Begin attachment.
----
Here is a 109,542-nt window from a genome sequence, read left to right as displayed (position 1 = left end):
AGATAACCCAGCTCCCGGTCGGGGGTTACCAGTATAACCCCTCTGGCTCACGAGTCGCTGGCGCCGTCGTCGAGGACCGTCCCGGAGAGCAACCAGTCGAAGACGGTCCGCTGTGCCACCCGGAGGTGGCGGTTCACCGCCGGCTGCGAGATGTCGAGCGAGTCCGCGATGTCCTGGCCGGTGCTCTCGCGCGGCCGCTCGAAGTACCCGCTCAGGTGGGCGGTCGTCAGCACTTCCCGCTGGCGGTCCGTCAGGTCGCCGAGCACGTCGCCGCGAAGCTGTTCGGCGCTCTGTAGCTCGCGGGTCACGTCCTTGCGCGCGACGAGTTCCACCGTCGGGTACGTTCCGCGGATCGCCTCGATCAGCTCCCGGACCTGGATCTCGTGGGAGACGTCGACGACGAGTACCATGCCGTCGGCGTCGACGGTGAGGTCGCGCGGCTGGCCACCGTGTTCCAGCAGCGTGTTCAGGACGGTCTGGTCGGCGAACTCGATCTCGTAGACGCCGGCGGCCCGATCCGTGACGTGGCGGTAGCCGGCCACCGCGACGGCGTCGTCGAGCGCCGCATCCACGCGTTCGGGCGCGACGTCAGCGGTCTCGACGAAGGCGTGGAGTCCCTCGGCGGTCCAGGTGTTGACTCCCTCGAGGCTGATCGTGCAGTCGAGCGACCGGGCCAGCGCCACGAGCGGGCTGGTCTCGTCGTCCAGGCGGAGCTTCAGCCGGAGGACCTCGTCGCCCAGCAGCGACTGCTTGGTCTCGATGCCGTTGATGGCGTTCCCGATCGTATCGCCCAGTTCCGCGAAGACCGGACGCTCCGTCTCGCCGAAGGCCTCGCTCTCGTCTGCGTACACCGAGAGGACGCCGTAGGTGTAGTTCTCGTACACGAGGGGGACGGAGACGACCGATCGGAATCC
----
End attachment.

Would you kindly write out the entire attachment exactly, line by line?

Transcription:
Here is a 109,542-nt window from a genome sequence, read left to right as displayed (position 1 = left end):
AGATAACCCAGCTCCCGGTCGGGGGTTACCAGTATAACCCCTCTGGCTCACGAGTCGCTGGCGCCGTCGTCGAGGACCGTCCCGGAGAGCAACCAGTCGAAGACGGTCCGCTGTGCCACCCGGAGGTGGCGGTTCACCGCCGGCTGCGAGATGTCGAGCGAGTCCGCGATGTCCTGGCCGGTGCTCTCGCGCGGCCGCTCGAAGTACCCGCTCAGGTGGGCGGTCGTCAGCACTTCCCGCTGGCGGTCCGTCAGGTCGCCGAGCACGTCGCCGCGAAGCTGTTCGGCGCTCTGTAGCTCGCGGGTCACGTCCTTGCGCGCGACGAGTTCCACCGTCGGGTACGTTCCGCGGATCGCCTCGATCAGCTCCCGGACCTGGATCTCGTGGGAGACGTCGACGACGAGTACCATGCCGTCGGCGTCGACGGTGAGGTCGCGCGGCTGGCCACCGTGTTCCAGCAGCGTGTTCAGGACGGTCTGGTCGGCGAACTCGATCTCGTAGACGCCGGCGGCCCGATCCGTGACGTGGCGGTAGCCGGCCACCGCGACGGCGTCGTCGAGCGCCGCATCCACGCGTTCGGGCGCGACGTCAGCGGTCTCGACGAAGGCGTGGAGTCCCTCGGCGGTCCAGGTGTTGACTCCCTCGAGGCTGATCGTGCAGTCGAGCGACCGGGCCAGCGCCACGAGCGGGCTGGTCTCGTCGTCCAGGCGGAGCTTCAGCCGGAGGACCTCGTCGCCCAGCAGCGACTGCTTGGTCTCGATGCCGTTGATGGCGTTCCCGATCGTATCGCCCAGTTCCGCGAAGACCGGACGCTCCGTCTCGCCGAAGGCCTCGCTCTCGTCTGCGTACACCGAGAGGACGCCGTAGGTGTAGTTCTCGTACACGAGGGGGACGGAGACGACCGATCGGAATCC